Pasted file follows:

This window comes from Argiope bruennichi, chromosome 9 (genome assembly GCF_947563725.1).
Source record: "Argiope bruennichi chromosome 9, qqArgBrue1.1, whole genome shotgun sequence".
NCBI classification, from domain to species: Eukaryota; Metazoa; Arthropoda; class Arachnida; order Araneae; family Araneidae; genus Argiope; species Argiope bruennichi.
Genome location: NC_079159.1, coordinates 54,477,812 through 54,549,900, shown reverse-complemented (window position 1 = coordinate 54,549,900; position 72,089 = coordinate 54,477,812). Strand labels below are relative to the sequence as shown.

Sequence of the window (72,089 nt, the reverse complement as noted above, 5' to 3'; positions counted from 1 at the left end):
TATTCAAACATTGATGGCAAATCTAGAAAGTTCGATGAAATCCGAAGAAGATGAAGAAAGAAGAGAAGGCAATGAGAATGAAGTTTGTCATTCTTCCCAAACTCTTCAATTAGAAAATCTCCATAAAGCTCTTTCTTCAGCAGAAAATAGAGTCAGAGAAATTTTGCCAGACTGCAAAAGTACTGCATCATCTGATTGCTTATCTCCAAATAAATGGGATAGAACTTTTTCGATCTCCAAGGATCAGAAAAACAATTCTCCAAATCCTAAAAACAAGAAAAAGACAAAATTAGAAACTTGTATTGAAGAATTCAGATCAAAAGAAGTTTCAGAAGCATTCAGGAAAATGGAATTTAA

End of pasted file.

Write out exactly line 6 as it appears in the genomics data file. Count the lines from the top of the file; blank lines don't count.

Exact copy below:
TATTCAAACATTGATGGCAAATCTAGAAAGTTCGATGAAATCCGAAGAAGATGAAGAAAGAAGAGAAGGCAATGAGAATGAAGTTTGTCATTCTTCCCAAACTCTTCAATTAGAAAATCTCCATAAAGCTCTTTCTTCAGCAGAAAATAGAGTCAGAGAAATTTTGCCAGACTGCAAAAGTACTGCATCATCTGATTGCTTATCTCCAAATAAATGGGATAGAACTTTTTCGATCTCCAAGGATCAGAAAAACAATTCTCCAAATCCTAAAAACAAGAAAAAGACAAAATTAGAAACTTGTATTGAAGAATTCAGATCAAAAGAAGTTTCAGAAGCATTCAGGAAAATGGAATTTAA